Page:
Degrees and Positions
- B.S., Peking University 1998
- Ph.D., University of Pittsburgh, 2003
- Postdoctoral Fellow, University of Utah, 2003-2005
- 2009 NSF Career Award,
- 2002 Mellon Fellowship, University of Pittsburgh
- 2001 IBM Graduate Student Award in Computational Chemistry, Subdivision of Theoretical Chemistry, American Chemical Society
Adaptive force matching is a revolutionary method for force field development in the condense phase. The Wang Group’s publication in the Journal of Computational Physics was the 4th most downloaded article of the Aug. 2009.
The Wang Group focuses on developing new methodologies for advancing molecular dynamics and Monte Carlo simulations. They are currently developing methods for accurate force field development and enhanced sampling. The objective of their work is to significantly advance the power and accuracy of molecular modeling. Their method is being used to address challenging problems related to materials, energy and biology. Group members are investigating interesting physical and chemical properties of ice, methane clathrate, graphene, and simple molecular crystals of pharmaceutical importance.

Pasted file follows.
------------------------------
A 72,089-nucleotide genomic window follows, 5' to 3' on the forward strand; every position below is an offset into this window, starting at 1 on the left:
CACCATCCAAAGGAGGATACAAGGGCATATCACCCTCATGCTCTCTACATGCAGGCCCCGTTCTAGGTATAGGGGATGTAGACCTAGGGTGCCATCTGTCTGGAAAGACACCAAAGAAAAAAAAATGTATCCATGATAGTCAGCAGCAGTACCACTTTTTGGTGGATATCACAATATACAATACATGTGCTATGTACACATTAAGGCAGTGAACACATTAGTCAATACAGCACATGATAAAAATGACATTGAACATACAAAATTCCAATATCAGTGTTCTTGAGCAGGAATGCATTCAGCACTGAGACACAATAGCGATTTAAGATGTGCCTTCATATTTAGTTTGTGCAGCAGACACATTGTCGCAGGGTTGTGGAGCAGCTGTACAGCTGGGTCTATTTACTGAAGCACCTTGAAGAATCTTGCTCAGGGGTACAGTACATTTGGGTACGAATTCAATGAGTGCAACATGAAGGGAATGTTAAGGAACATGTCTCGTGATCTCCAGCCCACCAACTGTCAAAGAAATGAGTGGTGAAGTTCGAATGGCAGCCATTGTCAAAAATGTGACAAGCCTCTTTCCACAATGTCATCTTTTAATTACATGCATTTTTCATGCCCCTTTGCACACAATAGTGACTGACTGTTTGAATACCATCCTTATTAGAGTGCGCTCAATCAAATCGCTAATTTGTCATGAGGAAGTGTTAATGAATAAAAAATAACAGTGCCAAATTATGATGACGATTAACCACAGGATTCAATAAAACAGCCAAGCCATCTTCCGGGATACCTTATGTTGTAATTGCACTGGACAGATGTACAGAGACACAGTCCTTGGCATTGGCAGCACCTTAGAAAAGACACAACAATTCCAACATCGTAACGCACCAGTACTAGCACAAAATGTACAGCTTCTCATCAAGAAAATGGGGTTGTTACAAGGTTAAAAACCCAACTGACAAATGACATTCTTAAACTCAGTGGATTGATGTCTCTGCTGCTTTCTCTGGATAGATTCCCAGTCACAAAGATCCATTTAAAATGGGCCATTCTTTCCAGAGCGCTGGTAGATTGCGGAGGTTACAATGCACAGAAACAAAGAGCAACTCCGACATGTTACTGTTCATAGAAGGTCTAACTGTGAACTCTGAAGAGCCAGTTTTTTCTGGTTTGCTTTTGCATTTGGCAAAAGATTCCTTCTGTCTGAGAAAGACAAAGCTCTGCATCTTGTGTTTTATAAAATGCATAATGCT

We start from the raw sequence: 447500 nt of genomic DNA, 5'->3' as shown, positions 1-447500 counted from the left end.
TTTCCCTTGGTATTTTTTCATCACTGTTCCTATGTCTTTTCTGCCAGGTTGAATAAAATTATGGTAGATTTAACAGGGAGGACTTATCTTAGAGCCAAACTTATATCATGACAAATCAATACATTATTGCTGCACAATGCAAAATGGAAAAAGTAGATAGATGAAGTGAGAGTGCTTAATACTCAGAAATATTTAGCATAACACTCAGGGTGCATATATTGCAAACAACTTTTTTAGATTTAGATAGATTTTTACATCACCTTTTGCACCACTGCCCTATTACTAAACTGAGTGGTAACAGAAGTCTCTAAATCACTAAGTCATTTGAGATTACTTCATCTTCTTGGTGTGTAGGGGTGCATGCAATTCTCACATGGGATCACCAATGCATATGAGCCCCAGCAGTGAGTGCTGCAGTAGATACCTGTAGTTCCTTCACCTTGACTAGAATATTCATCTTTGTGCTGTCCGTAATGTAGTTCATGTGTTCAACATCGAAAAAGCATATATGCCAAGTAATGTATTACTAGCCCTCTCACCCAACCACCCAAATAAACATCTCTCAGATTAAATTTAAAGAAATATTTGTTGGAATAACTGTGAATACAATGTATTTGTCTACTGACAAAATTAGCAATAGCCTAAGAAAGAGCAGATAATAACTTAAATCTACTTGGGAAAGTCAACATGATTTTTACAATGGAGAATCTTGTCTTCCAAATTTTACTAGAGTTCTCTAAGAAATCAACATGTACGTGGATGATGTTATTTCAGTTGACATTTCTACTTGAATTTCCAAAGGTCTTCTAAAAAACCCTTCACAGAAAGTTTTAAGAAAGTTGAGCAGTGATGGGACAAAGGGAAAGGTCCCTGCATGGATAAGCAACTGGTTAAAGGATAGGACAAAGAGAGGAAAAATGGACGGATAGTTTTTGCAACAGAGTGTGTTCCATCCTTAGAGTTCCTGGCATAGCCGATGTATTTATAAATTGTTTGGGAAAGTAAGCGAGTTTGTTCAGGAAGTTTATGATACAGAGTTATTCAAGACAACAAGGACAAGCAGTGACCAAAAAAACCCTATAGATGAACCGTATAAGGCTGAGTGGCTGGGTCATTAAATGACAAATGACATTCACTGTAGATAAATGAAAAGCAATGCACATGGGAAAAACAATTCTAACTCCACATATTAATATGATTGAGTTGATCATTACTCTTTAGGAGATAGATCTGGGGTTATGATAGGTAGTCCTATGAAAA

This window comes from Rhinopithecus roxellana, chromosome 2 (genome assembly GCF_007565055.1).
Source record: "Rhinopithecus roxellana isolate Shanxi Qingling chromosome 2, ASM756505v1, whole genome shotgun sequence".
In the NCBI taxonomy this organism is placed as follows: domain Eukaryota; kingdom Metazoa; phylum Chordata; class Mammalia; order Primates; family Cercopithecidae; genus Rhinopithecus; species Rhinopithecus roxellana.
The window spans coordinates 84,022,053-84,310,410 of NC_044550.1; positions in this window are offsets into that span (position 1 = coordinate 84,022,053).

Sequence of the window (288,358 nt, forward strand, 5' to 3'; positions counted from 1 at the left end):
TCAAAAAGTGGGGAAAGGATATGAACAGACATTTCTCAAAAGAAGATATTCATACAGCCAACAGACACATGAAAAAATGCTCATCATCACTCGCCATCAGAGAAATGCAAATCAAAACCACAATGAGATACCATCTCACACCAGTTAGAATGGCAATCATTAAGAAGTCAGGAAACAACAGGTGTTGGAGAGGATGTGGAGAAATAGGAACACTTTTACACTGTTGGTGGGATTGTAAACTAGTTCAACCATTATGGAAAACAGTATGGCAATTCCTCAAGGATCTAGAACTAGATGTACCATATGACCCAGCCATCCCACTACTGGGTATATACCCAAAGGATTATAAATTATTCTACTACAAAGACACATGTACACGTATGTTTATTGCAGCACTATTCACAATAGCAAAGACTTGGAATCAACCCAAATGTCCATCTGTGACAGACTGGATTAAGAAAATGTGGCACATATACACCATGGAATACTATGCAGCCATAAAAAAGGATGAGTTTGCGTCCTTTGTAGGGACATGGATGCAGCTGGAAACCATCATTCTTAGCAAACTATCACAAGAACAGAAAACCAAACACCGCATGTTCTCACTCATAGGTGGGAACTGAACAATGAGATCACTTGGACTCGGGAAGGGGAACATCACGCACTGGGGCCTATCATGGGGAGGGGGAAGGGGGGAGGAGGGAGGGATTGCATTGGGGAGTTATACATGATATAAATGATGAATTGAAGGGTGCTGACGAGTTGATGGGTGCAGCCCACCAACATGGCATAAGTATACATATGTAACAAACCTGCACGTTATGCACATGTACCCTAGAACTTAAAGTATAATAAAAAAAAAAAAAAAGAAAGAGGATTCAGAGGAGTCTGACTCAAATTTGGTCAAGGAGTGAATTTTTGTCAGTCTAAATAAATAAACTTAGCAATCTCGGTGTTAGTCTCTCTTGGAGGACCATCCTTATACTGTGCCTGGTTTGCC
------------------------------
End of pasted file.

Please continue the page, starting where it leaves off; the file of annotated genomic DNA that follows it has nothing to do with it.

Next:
Techniques & Resources
- Molecular dynamics simulations are carried out, and the Wang Group uses electronic structure packages to do our research.
- Wang Group computational cluster is housed in the fifth floor of the Metcalf Science Center.
Wang doctoral students benefit from a rich environment for interdisciplinary computational science research at Boston University that is complemented by participation in active collaborations with leading experimental biophysical research laboratories.
What’s Next for Graduates of the Wang Group?
Previous Graduate students from the Wang Group include:
- Omololu Akin-ojo, The International Centre for Theoretical Physics (ICTP) in Trieste, Italy
- Thomas Castonguay, Assistant Professor, Iona College